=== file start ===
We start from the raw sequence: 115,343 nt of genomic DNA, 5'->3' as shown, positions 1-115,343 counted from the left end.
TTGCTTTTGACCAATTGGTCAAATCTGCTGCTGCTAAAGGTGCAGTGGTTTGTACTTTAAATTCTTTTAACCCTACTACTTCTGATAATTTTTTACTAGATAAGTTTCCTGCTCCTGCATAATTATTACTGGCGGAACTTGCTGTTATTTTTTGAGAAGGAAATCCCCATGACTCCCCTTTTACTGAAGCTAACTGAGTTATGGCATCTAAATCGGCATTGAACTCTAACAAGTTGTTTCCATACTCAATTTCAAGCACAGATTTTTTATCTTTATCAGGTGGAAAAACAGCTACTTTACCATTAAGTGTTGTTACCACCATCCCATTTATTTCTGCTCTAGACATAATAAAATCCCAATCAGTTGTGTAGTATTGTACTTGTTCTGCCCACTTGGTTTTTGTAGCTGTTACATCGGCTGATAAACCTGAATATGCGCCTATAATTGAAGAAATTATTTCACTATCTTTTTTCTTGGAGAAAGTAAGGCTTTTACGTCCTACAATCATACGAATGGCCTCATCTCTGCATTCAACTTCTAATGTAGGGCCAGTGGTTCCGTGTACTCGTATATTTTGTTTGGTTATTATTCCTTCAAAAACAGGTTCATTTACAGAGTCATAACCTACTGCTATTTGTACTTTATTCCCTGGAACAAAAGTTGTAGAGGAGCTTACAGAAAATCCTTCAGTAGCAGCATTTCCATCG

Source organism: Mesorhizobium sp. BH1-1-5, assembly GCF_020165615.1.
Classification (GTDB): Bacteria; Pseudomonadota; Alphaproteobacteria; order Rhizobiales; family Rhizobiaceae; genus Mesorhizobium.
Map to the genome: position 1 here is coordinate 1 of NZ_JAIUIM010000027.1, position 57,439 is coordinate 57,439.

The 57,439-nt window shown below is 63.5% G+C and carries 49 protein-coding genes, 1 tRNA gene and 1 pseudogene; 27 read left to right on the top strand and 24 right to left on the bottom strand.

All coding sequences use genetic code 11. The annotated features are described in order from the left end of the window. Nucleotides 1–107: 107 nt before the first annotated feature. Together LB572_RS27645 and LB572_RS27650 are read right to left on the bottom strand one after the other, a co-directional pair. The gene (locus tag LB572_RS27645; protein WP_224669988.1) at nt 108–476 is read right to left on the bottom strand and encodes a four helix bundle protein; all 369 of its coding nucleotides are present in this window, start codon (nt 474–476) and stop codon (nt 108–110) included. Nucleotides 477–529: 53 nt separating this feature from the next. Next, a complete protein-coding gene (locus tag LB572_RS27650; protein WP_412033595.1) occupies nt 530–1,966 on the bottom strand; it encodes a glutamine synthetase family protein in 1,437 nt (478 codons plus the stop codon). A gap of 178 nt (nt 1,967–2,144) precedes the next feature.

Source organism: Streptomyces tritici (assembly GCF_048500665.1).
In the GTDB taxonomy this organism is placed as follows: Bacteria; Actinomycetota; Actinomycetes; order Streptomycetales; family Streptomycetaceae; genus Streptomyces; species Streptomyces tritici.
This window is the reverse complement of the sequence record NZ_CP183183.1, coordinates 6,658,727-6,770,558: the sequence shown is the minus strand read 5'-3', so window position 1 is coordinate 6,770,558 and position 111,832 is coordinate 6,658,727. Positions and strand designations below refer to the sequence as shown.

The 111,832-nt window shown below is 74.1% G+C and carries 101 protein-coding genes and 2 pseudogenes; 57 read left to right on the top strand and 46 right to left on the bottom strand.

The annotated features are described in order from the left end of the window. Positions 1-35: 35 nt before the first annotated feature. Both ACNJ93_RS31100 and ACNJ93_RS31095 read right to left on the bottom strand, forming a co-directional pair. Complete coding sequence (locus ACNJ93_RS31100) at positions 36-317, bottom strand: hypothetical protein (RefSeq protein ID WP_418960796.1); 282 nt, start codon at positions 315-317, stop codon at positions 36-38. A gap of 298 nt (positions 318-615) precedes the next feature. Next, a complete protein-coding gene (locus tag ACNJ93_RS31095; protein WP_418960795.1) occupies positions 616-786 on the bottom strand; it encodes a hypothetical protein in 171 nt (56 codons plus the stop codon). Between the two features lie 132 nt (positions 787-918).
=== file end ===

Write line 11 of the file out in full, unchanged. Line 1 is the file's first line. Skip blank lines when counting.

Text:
The 111,832-nt window shown below is 74.1% G+C and carries 101 protein-coding genes and 2 pseudogenes; 57 read left to right on the top strand and 46 right to left on the bottom strand.